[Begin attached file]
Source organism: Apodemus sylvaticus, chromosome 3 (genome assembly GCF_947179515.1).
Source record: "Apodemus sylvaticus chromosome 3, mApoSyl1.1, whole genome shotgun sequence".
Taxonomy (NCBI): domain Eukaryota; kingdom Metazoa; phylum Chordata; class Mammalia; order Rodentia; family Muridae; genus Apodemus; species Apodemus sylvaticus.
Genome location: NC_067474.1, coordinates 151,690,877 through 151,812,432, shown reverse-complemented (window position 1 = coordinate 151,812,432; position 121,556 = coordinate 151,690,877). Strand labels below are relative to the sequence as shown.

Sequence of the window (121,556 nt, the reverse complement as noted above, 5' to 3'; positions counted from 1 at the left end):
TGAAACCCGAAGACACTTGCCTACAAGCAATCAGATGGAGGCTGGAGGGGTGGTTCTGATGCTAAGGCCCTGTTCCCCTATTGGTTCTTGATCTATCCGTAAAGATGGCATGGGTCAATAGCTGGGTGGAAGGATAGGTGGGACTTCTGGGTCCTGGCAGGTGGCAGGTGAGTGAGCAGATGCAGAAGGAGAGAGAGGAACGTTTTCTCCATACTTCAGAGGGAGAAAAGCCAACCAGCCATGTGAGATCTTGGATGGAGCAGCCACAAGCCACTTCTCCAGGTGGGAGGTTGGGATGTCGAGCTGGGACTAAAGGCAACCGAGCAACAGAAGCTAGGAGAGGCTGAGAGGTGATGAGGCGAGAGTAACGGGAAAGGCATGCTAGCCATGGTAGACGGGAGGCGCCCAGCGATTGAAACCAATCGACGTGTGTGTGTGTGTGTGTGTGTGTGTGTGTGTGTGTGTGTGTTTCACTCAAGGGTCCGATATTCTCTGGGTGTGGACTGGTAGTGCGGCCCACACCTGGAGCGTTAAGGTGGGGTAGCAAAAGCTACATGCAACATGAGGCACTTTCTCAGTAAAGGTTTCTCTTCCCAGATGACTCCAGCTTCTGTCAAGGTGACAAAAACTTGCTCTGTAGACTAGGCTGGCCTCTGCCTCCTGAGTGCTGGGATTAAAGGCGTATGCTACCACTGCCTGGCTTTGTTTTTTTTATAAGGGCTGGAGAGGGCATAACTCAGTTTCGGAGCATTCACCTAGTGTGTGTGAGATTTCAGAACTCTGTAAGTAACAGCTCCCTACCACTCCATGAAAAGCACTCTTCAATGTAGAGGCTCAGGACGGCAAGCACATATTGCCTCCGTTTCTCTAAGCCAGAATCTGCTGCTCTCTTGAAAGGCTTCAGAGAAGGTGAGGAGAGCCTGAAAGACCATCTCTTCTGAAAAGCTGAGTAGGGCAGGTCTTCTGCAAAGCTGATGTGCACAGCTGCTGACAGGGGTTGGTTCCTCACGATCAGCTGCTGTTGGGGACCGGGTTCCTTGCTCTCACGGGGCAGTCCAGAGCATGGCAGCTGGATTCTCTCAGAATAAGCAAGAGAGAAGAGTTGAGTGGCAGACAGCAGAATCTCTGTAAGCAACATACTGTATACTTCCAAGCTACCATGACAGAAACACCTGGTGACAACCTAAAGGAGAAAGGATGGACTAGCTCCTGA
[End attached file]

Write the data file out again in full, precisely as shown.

Source organism: Apodemus sylvaticus, chromosome 3 (genome assembly GCF_947179515.1).
Source record: "Apodemus sylvaticus chromosome 3, mApoSyl1.1, whole genome shotgun sequence".
Taxonomy (NCBI): domain Eukaryota; kingdom Metazoa; phylum Chordata; class Mammalia; order Rodentia; family Muridae; genus Apodemus; species Apodemus sylvaticus.
Genome location: NC_067474.1, coordinates 151,690,877 through 151,812,432, shown reverse-complemented (window position 1 = coordinate 151,812,432; position 121,556 = coordinate 151,690,877). Strand labels below are relative to the sequence as shown.

Sequence of the window (121,556 nt, the reverse complement as noted above, 5' to 3'; positions counted from 1 at the left end):
TGAAACCCGAAGACACTTGCCTACAAGCAATCAGATGGAGGCTGGAGGGGTGGTTCTGATGCTAAGGCCCTGTTCCCCTATTGGTTCTTGATCTATCCGTAAAGATGGCATGGGTCAATAGCTGGGTGGAAGGATAGGTGGGACTTCTGGGTCCTGGCAGGTGGCAGGTGAGTGAGCAGATGCAGAAGGAGAGAGAGGAACGTTTTCTCCATACTTCAGAGGGAGAAAAGCCAACCAGCCATGTGAGATCTTGGATGGAGCAGCCACAAGCCACTTCTCCAGGTGGGAGGTTGGGATGTCGAGCTGGGACTAAAGGCAACCGAGCAACAGAAGCTAGGAGAGGCTGAGAGGTGATGAGGCGAGAGTAACGGGAAAGGCATGCTAGCCATGGTAGACGGGAGGCGCCCAGCGATTGAAACCAATCGACGTGTGTGTGTGTGTGTGTGTGTGTGTGTGTGTGTGTGTGTGTTTCACTCAAGGGTCCGATATTCTCTGGGTGTGGACTGGTAGTGCGGCCCACACCTGGAGCGTTAAGGTGGGGTAGCAAAAGCTACATGCAACATGAGGCACTTTCTCAGTAAAGGTTTCTCTTCCCAGATGACTCCAGCTTCTGTCAAGGTGACAAAAACTTGCTCTGTAGACTAGGCTGGCCTCTGCCTCCTGAGTGCTGGGATTAAAGGCGTATGCTACCACTGCCTGGCTTTGTTTTTTTTATAAGGGCTGGAGAGGGCATAACTCAGTTTCGGAGCATTCACCTAGTGTGTGTGAGATTTCAGAACTCTGTAAGTAACAGCTCCCTACCACTCCATGAAAAGCACTCTTCAATGTAGAGGCTCAGGACGGCAAGCACATATTGCCTCCGTTTCTCTAAGCCAGAATCTGCTGCTCTCTTGAAAGGCTTCAGAGAAGGTGAGGAGAGCCTGAAAGACCATCTCTTCTGAAAAGCTGAGTAGGGCAGGTCTTCTGCAAAGCTGATGTGCACAGCTGCTGACAGGGGTTGGTTCCTCACGATCAGCTGCTGTTGGGGACCGGGTTCCTTGCTCTCACGGGGCAGTCCAGAGCATGGCAGCTGGATTCTCTCAGAATAAGCAAGAGAGAAGAGTTGAGTGGCAGACAGCAGAATCTCTGTAAGCAACATACTGTATACTTCCAAGCTACCATGACAGAAACACCTGGTGACAACCTAAAGGAGAAAGGATGGACTAGCTCCTGA